Avoiding hepatitis A and B while travelling
Feb 19, 2019
Why travellers prefer Blue Cross
Feb 19, 2019
In a travel health clinic, we offer a lot of advice about hepatitis A and B. Both forms of hepatitis are easily preventable by being vaccinated and public health officials recommend immunization for most travel destinations. These common vaccines are part of the basic immunization schedules for children, and most travellers tend to be vaccinated on a preventative basis. But do you really know what hepatitis A and B are?
Hepatitis (or hepatitides) is a viral infection that attacks the liver and causes it to become inflamed. There are five types of hepatitis, but A and B are the most common and the only ones that are preventable through vaccination.
Hepatitis A is contracted by ingesting water or food that has been contaminated by human fecal matter of someone carrying the virus. Raw food is particularly susceptible to contamination, as are any foods that haven’t been prepared under proper hygienic conditions. Sexual transmission is also possible but is rarer.
Hepatitis B is contracted through bodily fluids during unprotected sexual relations with someone carrying the virus, or during labour, intravenous drug use with shared syringes, tattooing, and use of improperly or insufficiently sterilized spa service tools us and medical equipment.
Hepatitis symptoms can take a while to show up; from 15 to 50 days for hepatitis A and from 2 to 6 months for hepatitis B. While some people may never develop symptoms, hepatitis infection can cause:
There is no treatment for hepatitis A. People generally recover on their own after a few weeks and then develop lifelong immunity.
As for hepatitis B, while most adults will recover on their own, a small percentage of people will have a lifelong infection. Those people will remain carriers forever and may have to be treated with antiviral medicines.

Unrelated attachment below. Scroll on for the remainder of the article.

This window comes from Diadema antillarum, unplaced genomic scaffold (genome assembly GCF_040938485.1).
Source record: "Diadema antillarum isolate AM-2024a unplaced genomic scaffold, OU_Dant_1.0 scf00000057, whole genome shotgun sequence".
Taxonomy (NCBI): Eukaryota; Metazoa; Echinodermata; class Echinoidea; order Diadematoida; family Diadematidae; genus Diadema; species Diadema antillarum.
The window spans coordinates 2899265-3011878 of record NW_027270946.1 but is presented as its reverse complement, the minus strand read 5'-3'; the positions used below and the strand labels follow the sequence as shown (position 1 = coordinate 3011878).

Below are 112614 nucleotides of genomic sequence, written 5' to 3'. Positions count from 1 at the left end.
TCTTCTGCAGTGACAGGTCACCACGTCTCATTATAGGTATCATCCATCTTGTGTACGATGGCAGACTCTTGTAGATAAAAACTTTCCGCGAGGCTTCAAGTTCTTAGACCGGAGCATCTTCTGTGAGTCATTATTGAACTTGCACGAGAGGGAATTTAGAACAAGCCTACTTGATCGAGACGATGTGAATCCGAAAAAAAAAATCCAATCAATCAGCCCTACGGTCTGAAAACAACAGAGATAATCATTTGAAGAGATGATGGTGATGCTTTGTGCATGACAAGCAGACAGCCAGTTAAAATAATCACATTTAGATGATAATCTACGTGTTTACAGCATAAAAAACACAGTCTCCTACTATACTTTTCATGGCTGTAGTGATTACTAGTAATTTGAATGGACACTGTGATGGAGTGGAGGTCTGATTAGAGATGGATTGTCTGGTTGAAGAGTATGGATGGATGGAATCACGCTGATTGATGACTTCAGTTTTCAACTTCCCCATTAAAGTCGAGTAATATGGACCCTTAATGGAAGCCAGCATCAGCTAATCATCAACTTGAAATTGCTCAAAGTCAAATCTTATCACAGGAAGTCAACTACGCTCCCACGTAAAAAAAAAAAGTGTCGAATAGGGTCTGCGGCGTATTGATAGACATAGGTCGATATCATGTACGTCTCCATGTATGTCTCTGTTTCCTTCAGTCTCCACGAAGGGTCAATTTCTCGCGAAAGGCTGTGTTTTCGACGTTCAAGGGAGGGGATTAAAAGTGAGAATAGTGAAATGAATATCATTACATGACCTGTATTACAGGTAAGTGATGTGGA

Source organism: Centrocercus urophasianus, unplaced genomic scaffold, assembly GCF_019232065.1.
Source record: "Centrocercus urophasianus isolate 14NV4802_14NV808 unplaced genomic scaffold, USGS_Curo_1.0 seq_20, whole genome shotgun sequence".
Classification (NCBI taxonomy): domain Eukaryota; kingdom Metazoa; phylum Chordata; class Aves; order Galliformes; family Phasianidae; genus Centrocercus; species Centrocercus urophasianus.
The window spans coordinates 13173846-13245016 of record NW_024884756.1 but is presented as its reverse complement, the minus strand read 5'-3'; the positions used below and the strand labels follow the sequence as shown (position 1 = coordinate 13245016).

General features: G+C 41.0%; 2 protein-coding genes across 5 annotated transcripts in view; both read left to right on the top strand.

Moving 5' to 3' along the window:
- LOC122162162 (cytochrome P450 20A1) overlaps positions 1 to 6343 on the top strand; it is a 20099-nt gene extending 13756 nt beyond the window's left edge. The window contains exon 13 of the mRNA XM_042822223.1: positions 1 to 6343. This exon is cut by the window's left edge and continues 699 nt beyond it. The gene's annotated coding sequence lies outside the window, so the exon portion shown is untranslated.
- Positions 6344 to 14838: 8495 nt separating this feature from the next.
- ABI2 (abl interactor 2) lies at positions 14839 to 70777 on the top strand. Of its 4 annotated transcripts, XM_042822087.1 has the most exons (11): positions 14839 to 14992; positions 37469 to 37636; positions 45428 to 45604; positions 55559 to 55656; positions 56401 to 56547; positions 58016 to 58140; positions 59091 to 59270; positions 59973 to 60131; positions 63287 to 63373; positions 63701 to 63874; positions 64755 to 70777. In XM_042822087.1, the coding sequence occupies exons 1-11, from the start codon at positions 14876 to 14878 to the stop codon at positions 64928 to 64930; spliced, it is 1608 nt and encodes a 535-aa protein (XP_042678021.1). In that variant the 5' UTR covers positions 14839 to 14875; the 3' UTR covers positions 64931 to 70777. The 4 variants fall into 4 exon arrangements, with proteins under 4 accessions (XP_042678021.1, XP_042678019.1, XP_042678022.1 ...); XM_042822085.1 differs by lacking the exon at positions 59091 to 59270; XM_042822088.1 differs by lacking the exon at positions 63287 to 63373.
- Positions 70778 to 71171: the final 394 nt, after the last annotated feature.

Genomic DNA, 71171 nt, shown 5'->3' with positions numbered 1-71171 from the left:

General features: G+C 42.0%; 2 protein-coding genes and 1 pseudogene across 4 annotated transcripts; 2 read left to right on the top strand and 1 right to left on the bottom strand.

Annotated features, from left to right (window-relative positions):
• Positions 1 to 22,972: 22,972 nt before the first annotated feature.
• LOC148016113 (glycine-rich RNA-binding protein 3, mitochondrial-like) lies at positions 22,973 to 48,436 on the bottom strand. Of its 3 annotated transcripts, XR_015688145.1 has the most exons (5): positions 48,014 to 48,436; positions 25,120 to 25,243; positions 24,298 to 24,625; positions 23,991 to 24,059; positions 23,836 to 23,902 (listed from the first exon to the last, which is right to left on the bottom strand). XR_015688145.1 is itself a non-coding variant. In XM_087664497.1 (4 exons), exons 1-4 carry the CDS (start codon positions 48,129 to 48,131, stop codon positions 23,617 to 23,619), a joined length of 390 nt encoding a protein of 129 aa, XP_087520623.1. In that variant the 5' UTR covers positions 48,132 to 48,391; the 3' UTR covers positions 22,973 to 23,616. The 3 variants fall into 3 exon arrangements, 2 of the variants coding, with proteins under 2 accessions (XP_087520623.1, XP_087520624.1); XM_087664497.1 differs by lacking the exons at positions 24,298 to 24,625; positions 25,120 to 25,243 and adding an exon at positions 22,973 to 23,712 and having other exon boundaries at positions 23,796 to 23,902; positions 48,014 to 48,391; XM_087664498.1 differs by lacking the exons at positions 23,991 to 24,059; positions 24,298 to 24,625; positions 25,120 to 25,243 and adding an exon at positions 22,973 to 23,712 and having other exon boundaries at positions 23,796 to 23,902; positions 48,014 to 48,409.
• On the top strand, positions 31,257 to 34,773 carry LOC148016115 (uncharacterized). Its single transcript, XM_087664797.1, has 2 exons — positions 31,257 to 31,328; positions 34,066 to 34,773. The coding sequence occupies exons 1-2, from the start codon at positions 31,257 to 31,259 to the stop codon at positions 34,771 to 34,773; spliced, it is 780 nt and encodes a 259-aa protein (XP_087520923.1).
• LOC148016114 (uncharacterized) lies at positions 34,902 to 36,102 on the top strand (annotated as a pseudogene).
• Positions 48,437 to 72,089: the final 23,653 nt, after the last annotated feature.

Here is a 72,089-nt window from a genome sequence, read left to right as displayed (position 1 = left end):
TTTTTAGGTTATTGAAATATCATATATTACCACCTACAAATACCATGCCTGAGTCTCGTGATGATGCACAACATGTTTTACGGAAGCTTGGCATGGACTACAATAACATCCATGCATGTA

To avoid contracting hepatitis, the best advice is to avoid the risks outlined above.
In addition to taking precautions, there are a number of vaccines available in Canada that are effective against hepatitis A and B. Depending on your age, you may have already been vaccinated while attending school, for example. If you haven’t been, it would be advisable to get the vaccine at a travel health clinic or through your family doctor.
The hepatitis A vaccine is effective in 95 to 100% of cases. The hepatitis B vaccine is effective at producing antibodies in 95% of people who receive it. That means that these are very effective vaccines when given to individuals who are healthy at the time of their immunization. Once all the dosing has been completed, there is no need for revaccination.
As a health practitioner, given the effectiveness of these immunizations and to help promote healthy travelling, I see no good reason to travel unprotected. Being vaccinated can only help you avoid unnecessary worry while abroad and may even mean you won’t have to rely on your Blue Cross travel insurance during your trip.
Government of Canada (hepatitis A and hepatitis B)